Many organisations are dedicated to the relief of poverty and often venture into other countries to achieve this mission. One such is the Finnish Non-governmental organisation (ngo), Ukumbi, which aims to alleviate poverty through participatory architecture. thanks to the underlying theme “give a man a fish; you have fed him for a day, teach him to fish; and he can feed for a lifetime,” the people of Sra Pou in Oudong, Cambodia are now able to play a significant role in determining their future.
It began in the spring of 2010, when Ukumbi organised an architectural workshop with Aalto University in Finland to assist Blue Tent, a Cambodian NGO with the design of a vocational training centre. Team members 23 year-old Hilla Rudanko and 27 year-old Anssi Kankkumen, participated in what was initially a theoretical student project.
The purpose of the vocational training centre was to encourage and teach underprivileged families in Sra Pou, Oudong, Cambodia to make their own living, give professional training and help the people start sustainable businesses as well as provide a venue for public gathering and democratic decision-making for the whole community.
While Blue Tent had already planned vocational training activities, Rudanko and Kankkunen were asked to design a building to house a vocational centre for the 510 families of Sra Pou that had to be relocated from their homes in an informal settlement in Phnom Penh city in 2009, because the land they occupied was required for real estate development.
As only the wealthier families could afford to buy new homes, those less privileged were moved to sites far from the city, without basic infrastructure and public services, a secure environment or any sustainable means of income.
Rudanko and Kankkumen were so convinced of the real need for their project that in 2011 they organised the actual construction of the centre with support from the community of Sra Pou and private donors, founding their own architectural practice, Rudanko + Kankkunen, in the process.
They visited the community several times and talked to the leaders, the local children who would attend the vocational school and to those who would teach in the facility. They also prepared initial sketches and presented them to the locals who liked the design and arranged for permission to build on the site.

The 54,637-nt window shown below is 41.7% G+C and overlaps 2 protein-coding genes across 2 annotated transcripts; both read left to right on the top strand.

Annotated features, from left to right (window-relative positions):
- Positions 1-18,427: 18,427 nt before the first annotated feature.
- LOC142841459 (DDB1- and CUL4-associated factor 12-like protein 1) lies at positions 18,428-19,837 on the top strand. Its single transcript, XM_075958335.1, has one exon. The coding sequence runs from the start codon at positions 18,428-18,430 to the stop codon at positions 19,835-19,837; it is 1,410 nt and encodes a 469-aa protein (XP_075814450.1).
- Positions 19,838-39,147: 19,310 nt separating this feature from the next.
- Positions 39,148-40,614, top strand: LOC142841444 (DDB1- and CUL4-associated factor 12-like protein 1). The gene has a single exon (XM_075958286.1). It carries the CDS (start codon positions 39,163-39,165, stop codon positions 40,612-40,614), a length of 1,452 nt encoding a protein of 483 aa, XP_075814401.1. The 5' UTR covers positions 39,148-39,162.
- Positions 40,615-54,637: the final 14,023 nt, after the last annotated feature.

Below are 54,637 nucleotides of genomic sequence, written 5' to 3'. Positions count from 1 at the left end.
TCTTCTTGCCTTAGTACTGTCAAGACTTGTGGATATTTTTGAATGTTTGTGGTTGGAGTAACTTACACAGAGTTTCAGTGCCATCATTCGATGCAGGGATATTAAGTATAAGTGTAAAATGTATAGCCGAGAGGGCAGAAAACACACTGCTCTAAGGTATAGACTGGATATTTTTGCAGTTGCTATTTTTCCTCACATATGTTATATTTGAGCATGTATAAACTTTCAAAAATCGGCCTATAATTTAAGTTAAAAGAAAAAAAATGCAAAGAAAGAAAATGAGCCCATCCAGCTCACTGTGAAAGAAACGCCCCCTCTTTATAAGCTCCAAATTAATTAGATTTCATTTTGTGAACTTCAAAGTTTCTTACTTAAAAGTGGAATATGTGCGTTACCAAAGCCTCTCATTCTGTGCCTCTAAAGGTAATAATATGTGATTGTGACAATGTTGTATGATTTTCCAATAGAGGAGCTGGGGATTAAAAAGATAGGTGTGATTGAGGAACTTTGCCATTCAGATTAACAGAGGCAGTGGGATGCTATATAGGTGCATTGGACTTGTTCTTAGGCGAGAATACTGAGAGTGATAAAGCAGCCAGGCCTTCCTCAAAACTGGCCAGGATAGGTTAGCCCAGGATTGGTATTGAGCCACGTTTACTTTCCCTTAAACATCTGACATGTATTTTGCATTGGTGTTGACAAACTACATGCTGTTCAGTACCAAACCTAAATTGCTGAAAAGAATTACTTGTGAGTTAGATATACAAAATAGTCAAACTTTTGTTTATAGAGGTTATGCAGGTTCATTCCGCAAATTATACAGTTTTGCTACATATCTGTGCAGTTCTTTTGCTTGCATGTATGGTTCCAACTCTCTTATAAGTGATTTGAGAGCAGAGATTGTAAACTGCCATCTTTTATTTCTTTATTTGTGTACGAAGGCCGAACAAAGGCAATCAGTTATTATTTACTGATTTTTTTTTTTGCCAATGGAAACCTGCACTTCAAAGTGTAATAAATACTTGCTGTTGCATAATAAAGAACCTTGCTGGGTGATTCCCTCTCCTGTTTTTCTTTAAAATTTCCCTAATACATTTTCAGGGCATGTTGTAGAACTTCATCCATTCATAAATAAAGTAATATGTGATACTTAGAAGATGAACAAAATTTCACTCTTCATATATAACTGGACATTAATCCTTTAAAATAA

The concept behind the project was to utilise local materials, and traditional building techniques, with labour directly from the community, to generate a public facility that could act as a catalyst to transform the economy of the area. All aspects of the construction process were undertaken by hand, from the creation of blocks of red sun-dried soil, to manual building techniques, to creating the brightly coloured panels that act as partial sunshades.
The soil blocks were made with a technique discovered in a local Cambodian construction site, using soil, sand, cement and water. Rudanko and Kankkunen decided to reduce the use of cement by adding straw to the mix and produce two types; blocks with more cement for the foundation and blocks with less for the upper walls. It takes six minutes to mix all the ingredients and pack them into a mould and another 28 days for the block to dry.
The vocational school is a two-story, open-air structure which blends into the surrounding landscape. Bricks with holes were included in the walls to allow more daylight in, as well as to encourage natural ventilation. Bright and colourful handmade shutters not only protect from the sun, but also make the centre cheery and welcoming. A large covered porch creates an outdoor community room, while the interior caters to workshops, acts as a storage space and has toilet facilities.
The building has a vocational training room where students can participate in a range of courses such as applying make-up, hairdressing, hand sewing, machine sewing, computer skills and motorcycle repairs, as well as handicraft such as basket-making and carpentry. A community room was included in the design for gatherings, parties and afternoon school, with lockable storage for classrooms and workshops. To promote natural sustainability, rainwater is collected for reuse.
Hope for Tomorrow
The entire project was built by local workers who received training on the job, as part of the aim to teach people how to make the most out of materials that are readily available, so that they could apply the same construction techniques for their own houses in the future.
Rudanko and Kankkunen continued to monitor the progress of the vocational school project and made a second visit to Sra Pou in 2012, to evaluate the functionality of the building during its first year, and working together with the community, designed necessary changes and amendments.
The handcrafted doors were not durable enough and were replaced with solid metal doors which were decorated in artwork painted by community children under the guidance of a local artist. The roof was enhanced and a maintenance schedule for the building was implemented.
The school is now owned by the Sra Pou community, and functions under the watchful eye of Blue Tent. The main activity is sewing: the top floor accommodates eleven sewing machines bought with micro-loans and is operated and owned by a sewing society of eleven women. The ground floor with its new doors can now be used as a beauty parlour, and the open community space provides a good place for motorcycle repair.
The Sra Pou vocational centre serves as a testament to the drive and resilience of two individuals who set out to make a difference. It shows what can be achieved, regardless of location, providing a learning opportunity for everyone involved in the project, and giving a community the chance to become self-sufficient.